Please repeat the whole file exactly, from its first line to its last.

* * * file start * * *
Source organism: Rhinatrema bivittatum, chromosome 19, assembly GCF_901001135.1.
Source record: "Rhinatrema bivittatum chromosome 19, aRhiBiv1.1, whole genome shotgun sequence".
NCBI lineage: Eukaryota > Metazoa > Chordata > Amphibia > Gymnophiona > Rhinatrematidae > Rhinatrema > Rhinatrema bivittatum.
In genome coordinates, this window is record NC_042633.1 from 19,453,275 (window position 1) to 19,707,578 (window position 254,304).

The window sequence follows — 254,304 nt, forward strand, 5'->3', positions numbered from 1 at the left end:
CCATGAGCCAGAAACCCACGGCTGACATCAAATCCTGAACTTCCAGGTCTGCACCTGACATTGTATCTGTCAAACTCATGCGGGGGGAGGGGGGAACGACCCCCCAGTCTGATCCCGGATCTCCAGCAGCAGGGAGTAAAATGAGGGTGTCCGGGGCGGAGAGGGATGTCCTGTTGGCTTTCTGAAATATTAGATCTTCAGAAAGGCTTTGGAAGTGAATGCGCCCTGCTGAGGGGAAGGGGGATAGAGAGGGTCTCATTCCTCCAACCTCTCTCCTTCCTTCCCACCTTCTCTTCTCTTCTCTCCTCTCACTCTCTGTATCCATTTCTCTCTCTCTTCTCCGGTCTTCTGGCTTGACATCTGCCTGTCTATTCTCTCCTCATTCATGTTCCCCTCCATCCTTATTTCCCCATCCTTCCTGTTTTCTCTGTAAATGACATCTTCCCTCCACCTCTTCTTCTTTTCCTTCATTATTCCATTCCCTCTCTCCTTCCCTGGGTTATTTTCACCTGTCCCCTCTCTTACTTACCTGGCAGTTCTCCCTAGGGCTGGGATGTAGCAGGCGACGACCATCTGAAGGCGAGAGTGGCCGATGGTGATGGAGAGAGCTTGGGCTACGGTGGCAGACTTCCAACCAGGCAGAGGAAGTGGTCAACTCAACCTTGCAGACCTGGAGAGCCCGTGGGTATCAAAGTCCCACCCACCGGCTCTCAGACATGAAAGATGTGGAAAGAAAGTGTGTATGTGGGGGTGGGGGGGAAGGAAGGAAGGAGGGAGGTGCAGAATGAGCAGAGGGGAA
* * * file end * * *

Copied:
Source organism: Rhinatrema bivittatum, chromosome 19, assembly GCF_901001135.1.
Source record: "Rhinatrema bivittatum chromosome 19, aRhiBiv1.1, whole genome shotgun sequence".
NCBI lineage: Eukaryota > Metazoa > Chordata > Amphibia > Gymnophiona > Rhinatrematidae > Rhinatrema > Rhinatrema bivittatum.
In genome coordinates, this window is record NC_042633.1 from 19,453,275 (window position 1) to 19,707,578 (window position 254,304).

The window sequence follows — 254,304 nt, forward strand, 5'->3', positions numbered from 1 at the left end:
CCATGAGCCAGAAACCCACGGCTGACATCAAATCCTGAACTTCCAGGTCTGCACCTGACATTGTATCTGTCAAACTCATGCGGGGGGAGGGGGGAACGACCCCCCAGTCTGATCCCGGATCTCCAGCAGCAGGGAGTAAAATGAGGGTGTCCGGGGCGGAGAGGGATGTCCTGTTGGCTTTCTGAAATATTAGATCTTCAGAAAGGCTTTGGAAGTGAATGCGCCCTGCTGAGGGGAAGGGGGATAGAGAGGGTCTCATTCCTCCAACCTCTCTCCTTCCTTCCCACCTTCTCTTCTCTTCTCTCCTCTCACTCTCTGTATCCATTTCTCTCTCTCTTCTCCGGTCTTCTGGCTTGACATCTGCCTGTCTATTCTCTCCTCATTCATGTTCCCCTCCATCCTTATTTCCCCATCCTTCCTGTTTTCTCTGTAAATGACATCTTCCCTCCACCTCTTCTTCTTTTCCTTCATTATTCCATTCCCTCTCTCCTTCCCTGGGTTATTTTCACCTGTCCCCTCTCTTACTTACCTGGCAGTTCTCCCTAGGGCTGGGATGTAGCAGGCGACGACCATCTGAAGGCGAGAGTGGCCGATGGTGATGGAGAGAGCTTGGGCTACGGTGGCAGACTTCCAACCAGGCAGAGGAAGTGGTCAACTCAACCTTGCAGACCTGGAGAGCCCGTGGGTATCAAAGTCCCACCCACCGGCTCTCAGACATGAAAGATGTGGAAAGAAAGTGTGTATGTGGGGGTGGGGGGGAAGGAAGGAAGGAGGGAGGTGCAGAATGAGCAGAGGGGAA